When you combine water and metal, what do you get? You probably thought “rust,” but that’s not necessarily true. For corrosion to occur in metal (rust is a type of corrosion), it must be in contact with metal in the presence of oxygen. If you’ve ever wondered why your water heater—a metal device that holds water—doesn’t rapidly rust, the reason is that water heaters are designed to remove oxygen and/or direct contact between metal and water.
This doesn’t mean water heaters are impervious to corrosion. Far from it. Lack of maintenance can lead to corrosion setting in early on a water heater. But even with rigorous maintenance, a water heater can start to rust when it gets old enough. Does the appearance of rust mean that a water heater is done and needs to be replaced?
The General Answer Is “Yes”
If you have a water heater that is more than 12 years old and you see rust developing on it, then the best next step is to have the unit replaced. Most water heaters last for 10–12 years, so a water heater that’s already in the range has done its expected job. Corrosion indicates the device is wearing down to the point where maintenance and repairs will not do much good, so a replacement is the smartest move.
You don’t have to actually see rust on the water heater to know it’s got a corrosion problem. If you turn on hot water taps in the house and see a reddish discoloration in the water, that often means the water heater’s tank is rusting from the inside. This is almost certainly a sign to have the water heater replaced.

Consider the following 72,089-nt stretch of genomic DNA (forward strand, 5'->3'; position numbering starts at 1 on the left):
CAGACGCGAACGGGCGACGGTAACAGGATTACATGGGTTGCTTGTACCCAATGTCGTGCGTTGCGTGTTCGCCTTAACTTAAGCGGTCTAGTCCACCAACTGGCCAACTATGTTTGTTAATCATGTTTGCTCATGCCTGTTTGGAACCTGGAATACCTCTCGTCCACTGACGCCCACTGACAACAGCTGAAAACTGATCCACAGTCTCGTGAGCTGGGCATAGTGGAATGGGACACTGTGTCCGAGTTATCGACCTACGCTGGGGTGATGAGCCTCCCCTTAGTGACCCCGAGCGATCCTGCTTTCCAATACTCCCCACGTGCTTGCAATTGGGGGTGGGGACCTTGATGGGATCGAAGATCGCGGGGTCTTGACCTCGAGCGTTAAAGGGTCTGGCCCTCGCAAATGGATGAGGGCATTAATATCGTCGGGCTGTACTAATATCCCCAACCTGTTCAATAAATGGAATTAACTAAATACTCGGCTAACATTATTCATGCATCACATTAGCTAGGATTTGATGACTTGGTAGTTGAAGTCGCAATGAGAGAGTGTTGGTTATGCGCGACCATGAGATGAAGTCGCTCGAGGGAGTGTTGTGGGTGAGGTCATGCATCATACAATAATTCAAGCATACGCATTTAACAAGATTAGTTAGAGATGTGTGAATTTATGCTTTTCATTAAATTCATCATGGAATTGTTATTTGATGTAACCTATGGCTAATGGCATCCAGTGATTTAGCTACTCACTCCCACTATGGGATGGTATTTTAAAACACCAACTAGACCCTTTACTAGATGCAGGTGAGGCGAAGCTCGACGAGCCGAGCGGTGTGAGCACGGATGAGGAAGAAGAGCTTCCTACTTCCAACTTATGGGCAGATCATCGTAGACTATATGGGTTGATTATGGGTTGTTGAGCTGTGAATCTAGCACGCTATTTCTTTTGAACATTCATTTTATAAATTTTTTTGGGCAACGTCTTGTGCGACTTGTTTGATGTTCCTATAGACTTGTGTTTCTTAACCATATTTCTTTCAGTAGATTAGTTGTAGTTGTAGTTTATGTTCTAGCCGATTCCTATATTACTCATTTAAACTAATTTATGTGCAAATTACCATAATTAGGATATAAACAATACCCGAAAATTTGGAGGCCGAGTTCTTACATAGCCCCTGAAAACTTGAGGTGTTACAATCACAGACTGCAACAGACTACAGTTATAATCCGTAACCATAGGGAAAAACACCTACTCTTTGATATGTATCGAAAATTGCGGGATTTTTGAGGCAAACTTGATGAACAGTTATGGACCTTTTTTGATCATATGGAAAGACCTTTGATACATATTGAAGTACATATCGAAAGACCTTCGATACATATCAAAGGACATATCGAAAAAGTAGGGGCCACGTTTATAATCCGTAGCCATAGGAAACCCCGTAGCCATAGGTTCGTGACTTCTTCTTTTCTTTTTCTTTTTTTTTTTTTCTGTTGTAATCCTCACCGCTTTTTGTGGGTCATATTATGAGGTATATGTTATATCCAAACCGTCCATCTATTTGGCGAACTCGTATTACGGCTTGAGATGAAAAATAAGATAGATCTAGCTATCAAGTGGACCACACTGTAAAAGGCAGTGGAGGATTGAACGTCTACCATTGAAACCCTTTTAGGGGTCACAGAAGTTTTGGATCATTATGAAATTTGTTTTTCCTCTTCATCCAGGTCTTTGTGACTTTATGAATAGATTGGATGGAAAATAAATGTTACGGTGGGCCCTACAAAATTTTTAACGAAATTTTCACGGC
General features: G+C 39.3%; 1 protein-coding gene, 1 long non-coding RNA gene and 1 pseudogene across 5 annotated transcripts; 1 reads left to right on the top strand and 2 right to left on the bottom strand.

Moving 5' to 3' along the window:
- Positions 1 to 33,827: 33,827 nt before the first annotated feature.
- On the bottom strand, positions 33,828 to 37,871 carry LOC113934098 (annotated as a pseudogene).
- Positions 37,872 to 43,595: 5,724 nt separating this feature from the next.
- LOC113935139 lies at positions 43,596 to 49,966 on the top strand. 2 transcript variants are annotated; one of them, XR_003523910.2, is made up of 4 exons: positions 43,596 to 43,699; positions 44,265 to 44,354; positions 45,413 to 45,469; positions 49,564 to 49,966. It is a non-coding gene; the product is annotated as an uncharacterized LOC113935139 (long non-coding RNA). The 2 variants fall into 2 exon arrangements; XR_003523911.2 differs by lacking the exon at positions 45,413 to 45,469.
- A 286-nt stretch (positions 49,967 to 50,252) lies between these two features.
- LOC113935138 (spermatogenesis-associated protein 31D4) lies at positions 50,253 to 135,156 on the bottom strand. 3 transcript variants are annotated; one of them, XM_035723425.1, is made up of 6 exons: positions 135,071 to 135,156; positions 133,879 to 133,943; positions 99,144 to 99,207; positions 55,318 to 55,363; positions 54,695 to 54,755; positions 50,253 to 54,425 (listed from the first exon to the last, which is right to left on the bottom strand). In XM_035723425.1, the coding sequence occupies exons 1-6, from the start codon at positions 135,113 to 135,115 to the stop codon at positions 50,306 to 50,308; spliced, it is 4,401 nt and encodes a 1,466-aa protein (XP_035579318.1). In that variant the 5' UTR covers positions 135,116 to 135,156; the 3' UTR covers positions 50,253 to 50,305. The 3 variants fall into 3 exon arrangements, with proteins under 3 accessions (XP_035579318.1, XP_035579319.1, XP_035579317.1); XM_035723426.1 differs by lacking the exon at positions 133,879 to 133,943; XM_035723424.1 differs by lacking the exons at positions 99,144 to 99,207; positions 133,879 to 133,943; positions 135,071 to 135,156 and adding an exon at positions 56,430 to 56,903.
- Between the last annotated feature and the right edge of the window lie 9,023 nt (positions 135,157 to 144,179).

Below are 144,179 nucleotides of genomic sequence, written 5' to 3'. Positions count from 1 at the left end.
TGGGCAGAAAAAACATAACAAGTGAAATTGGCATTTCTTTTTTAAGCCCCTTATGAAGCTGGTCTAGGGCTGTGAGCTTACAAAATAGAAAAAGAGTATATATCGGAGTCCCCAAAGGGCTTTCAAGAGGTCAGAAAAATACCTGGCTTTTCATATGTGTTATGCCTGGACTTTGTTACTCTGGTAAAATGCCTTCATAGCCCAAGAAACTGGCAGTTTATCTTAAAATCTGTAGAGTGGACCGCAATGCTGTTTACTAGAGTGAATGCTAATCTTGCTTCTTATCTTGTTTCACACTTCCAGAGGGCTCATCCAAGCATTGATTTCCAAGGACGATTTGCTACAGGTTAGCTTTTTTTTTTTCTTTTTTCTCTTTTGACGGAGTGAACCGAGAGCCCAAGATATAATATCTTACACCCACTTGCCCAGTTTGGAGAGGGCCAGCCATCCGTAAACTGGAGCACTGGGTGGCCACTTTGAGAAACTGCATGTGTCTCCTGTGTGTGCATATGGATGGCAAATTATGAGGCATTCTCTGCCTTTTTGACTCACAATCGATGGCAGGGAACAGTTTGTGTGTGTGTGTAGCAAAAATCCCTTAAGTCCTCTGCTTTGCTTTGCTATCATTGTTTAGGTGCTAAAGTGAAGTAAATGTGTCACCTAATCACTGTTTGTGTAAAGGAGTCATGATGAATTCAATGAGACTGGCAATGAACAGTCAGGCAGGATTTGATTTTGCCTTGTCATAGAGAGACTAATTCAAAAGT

But There Are Exceptions
Corrosion on some parts of a water heater can be repaired by replacing the part. The heat exchanger is the main example. This is the metal part that transfers heat from the gas jets into the water tank. Rust on a heat exchanger is a serious problem that can create toxic gas leaks. You can have the heat exchanger replaced if it corrodes. However, please ask your technician about the advisability of continuing with your current water heater if it’s already in the upper range of its service life.
Keeping Away Corrosion
To ensure your water heater enjoys a full lifespan before corrosion sets in, always schedule annual maintenance for it. An essential part of regular water heater maintenance is checking on the sacrificial anode rod and replacing it when needed. This rod is a critical protection against water heater corrosion: the metal of the rod attracts oxidation to it so that it rusts first before any other part of the water heater, essentially “sacrificing” itself to rust so the water heater can continue to work. Once the rod is rusted through, it must be replaced or corrosion will begin to affect the rest of the unit.
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